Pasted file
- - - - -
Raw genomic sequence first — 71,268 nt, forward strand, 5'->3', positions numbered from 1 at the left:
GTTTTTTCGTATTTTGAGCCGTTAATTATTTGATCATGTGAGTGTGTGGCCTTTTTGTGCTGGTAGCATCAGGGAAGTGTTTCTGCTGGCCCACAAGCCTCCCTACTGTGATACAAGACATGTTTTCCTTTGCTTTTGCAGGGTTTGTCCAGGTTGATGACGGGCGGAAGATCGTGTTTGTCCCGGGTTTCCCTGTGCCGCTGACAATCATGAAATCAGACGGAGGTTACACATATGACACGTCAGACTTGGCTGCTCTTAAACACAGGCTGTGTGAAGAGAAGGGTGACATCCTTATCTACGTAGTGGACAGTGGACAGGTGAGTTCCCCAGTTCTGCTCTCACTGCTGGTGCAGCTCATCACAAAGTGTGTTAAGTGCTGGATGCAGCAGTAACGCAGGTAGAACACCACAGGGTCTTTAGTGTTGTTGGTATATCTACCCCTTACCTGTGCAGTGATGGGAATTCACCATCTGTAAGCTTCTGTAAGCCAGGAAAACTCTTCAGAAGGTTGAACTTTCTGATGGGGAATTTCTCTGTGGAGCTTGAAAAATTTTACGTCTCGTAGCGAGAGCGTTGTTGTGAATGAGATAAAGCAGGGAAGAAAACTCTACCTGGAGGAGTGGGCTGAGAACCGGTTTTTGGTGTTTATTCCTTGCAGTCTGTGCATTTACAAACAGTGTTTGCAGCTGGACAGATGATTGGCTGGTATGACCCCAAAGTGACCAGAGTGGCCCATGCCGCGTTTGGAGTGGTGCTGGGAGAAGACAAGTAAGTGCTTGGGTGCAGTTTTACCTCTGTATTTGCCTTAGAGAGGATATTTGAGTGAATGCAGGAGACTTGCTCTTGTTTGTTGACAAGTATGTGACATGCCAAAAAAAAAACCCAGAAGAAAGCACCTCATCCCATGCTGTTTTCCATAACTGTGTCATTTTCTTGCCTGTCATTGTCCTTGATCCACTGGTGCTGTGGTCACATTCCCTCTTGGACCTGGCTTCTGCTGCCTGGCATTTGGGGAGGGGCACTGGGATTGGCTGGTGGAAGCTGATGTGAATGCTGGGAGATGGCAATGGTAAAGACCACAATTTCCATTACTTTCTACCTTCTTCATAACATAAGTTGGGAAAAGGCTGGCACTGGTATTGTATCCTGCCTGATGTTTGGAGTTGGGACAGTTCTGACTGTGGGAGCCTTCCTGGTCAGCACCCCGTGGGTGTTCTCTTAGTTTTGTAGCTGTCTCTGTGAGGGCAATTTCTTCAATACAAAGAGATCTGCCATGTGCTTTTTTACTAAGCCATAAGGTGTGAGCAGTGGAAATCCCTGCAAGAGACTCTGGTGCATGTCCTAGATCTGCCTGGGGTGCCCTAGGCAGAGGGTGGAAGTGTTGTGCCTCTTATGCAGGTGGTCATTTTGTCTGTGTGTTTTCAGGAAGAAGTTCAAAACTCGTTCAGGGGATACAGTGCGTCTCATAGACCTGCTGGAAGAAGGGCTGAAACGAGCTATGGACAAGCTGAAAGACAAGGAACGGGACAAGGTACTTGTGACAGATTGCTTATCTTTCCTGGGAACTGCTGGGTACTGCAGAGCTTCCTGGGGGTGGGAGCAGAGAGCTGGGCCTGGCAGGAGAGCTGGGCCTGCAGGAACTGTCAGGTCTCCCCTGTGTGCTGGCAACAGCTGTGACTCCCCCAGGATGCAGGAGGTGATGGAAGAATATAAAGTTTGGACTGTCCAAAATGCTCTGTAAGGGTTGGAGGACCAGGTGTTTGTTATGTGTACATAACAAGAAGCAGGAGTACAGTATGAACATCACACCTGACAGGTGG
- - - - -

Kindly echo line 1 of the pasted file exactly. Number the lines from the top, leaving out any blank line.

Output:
Raw genomic sequence first — 71,268 nt, forward strand, 5'->3', positions numbered from 1 at the left: